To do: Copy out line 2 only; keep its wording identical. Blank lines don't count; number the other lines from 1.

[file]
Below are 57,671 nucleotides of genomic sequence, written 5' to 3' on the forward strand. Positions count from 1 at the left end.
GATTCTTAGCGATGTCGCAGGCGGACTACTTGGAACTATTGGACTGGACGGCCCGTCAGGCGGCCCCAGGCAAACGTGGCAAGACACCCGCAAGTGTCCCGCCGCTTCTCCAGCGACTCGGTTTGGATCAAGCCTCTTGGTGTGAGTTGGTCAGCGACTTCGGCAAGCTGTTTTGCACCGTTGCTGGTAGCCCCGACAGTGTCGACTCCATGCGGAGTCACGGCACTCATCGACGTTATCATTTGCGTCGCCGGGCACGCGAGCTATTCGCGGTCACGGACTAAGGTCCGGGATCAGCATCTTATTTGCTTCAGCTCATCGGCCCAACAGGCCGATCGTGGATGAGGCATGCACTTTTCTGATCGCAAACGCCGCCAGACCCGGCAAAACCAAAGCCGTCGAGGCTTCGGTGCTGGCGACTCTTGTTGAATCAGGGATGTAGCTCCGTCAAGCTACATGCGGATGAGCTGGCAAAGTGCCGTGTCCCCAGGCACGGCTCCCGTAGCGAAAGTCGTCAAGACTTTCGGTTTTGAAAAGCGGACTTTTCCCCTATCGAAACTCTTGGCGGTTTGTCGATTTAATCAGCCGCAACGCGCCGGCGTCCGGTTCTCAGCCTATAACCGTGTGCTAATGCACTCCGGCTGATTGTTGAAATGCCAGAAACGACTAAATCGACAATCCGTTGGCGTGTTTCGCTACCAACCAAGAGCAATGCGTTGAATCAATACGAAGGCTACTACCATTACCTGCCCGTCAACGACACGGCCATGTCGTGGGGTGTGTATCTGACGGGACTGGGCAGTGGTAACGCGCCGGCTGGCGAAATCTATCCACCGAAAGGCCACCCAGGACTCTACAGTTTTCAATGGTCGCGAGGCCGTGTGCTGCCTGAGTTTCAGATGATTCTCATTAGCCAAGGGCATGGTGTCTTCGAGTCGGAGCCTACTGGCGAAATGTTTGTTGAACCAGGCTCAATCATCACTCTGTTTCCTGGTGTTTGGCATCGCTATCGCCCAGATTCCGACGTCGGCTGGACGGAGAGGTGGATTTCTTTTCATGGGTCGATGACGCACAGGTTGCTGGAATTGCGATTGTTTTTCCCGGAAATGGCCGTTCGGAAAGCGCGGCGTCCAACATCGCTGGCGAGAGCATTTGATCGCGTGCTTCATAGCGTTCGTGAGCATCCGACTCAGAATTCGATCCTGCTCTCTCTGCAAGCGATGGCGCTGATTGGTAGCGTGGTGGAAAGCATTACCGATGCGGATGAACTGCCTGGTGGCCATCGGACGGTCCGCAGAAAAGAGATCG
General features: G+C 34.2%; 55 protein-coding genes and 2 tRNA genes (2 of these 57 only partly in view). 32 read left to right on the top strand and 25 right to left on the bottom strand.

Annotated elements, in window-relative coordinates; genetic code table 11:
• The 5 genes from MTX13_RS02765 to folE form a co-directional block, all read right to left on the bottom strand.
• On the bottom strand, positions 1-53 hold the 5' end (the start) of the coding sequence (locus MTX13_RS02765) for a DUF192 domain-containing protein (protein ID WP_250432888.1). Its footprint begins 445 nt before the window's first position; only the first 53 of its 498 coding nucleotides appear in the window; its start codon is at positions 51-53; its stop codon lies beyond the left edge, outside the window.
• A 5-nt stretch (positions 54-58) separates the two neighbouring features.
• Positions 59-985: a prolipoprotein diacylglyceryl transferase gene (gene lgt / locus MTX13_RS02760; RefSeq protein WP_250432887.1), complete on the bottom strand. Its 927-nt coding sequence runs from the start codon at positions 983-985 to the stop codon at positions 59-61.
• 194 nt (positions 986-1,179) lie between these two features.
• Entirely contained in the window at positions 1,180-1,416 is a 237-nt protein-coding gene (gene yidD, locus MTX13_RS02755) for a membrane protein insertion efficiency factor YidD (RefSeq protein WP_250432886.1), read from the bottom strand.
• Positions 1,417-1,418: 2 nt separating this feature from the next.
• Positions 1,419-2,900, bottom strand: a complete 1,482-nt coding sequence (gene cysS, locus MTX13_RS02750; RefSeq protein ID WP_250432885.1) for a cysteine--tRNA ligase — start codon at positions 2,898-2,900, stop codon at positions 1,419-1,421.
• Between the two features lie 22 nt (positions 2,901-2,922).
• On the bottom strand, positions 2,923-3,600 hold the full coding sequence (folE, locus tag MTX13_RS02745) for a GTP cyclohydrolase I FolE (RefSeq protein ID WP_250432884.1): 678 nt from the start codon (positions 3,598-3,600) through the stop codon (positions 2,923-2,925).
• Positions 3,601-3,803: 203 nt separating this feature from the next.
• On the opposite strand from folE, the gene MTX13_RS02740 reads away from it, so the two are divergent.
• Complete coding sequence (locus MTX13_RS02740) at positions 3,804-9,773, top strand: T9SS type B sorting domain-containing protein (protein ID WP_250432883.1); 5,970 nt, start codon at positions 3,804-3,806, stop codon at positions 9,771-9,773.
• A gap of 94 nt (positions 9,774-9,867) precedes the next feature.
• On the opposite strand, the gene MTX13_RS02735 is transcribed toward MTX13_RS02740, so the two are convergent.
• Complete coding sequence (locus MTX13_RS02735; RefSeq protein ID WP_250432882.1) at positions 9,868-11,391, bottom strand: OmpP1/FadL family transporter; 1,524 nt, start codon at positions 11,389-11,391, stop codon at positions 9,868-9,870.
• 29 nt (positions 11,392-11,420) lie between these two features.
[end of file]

GATTCTTAGCGATGTCGCAGGCGGACTACTTGGAACTATTGGACTGGACGGCCCGTCAGGCGGCCCCAGGCAAACGTGGCAAGACACCCGCAAGTGTCCCGCCGCTTCTCCAGCGACTCGGTTTGGATCAAGCCTCTTGGTGTGAGTTGGTCAGCGACTTCGGCAAGCTGTTTTGCACCGTTGCTGGTAGCCCCGACAGTGTCGACTCCATGCGGAGTCACGGCACTCATCGACGTTATCATTTGCGTCGCCGGGCACGCGAGCTATTCGCGGTCACGGACTAAGGTCCGGGATCAGCATCTTATTTGCTTCAGCTCATCGGCCCAACAGGCCGATCGTGGATGAGGCATGCACTTTTCTGATCGCAAACGCCGCCAGACCCGGCAAAACCAAAGCCGTCGAGGCTTCGGTGCTGGCGACTCTTGTTGAATCAGGGATGTAGCTCCGTCAAGCTACATGCGGATGAGCTGGCAAAGTGCCGTGTCCCCAGGCACGGCTCCCGTAGCGAAAGTCGTCAAGACTTTCGGTTTTGAAAAGCGGACTTTTCCCCTATCGAAACTCTTGGCGGTTTGTCGATTTAATCAGCCGCAACGCGCCGGCGTCCGGTTCTCAGCCTATAACCGTGTGCTAATGCACTCCGGCTGATTGTTGAAATGCCAGAAACGACTAAATCGACAATCCGTTGGCGTGTTTCGCTACCAACCAAGAGCAATGCGTTGAATCAATACGAAGGCTACTACCATTACCTGCCCGTCAACGACACGGCCATGTCGTGGGGTGTGTATCTGACGGGACTGGGCAGTGGTAACGCGCCGGCTGGCGAAATCTATCCACCGAAAGGCCACCCAGGACTCTACAGTTTTCAATGGTCGCGAGGCCGTGTGCTGCCTGAGTTTCAGATGATTCTCATTAGCCAAGGGCATGGTGTCTTCGAGTCGGAGCCTACTGGCGAAATGTTTGTTGAACCAGGCTCAATCATCACTCTGTTTCCTGGTGTTTGGCATCGCTATCGCCCAGATTCCGACGTCGGCTGGACGGAGAGGTGGATTTCTTTTCATGGGTCGATGACGCACAGGTTGCTGGAATTGCGATTGTTTTTCCCGGAAATGGCCGTTCGGAAAGCGCGGCGTCCAACATCGCTGGCGAGAGCATTTGATCGCGTGCTTCATAGCGTTCGTGAGCATCCGACTCAGAATTCGATCCTGCTCTCTCTGCAAGCGATGGCGCTGATTGGTAGCGTGGTGGAAAGCATTACCGATGCGGATGAACTGCCTGGTGGCCATCGGACGGTCCGCAGAAAAGAGATCG